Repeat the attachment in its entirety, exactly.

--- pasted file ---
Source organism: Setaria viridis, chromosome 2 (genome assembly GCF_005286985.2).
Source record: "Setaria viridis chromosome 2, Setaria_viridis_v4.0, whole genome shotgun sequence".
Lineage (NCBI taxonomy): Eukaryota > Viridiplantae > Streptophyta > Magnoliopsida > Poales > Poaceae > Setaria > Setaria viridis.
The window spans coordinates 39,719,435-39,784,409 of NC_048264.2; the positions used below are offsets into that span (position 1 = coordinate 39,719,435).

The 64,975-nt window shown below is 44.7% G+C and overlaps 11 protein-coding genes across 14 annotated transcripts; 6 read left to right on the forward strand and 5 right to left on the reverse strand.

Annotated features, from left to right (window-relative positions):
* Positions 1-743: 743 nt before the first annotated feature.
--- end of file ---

Source organism: Setaria viridis, chromosome 2 (genome assembly GCF_005286985.2).
Source record: "Setaria viridis chromosome 2, Setaria_viridis_v4.0, whole genome shotgun sequence".
Lineage (NCBI taxonomy): Eukaryota > Viridiplantae > Streptophyta > Magnoliopsida > Poales > Poaceae > Setaria > Setaria viridis.
The window spans coordinates 39,719,435-39,784,409 of NC_048264.2; the positions used below are offsets into that span (position 1 = coordinate 39,719,435).

The 64,975-nt window shown below is 44.7% G+C and overlaps 11 protein-coding genes across 14 annotated transcripts; 6 read left to right on the forward strand and 5 right to left on the reverse strand.

Annotated features, from left to right (window-relative positions):
* Positions 1-743: 743 nt before the first annotated feature.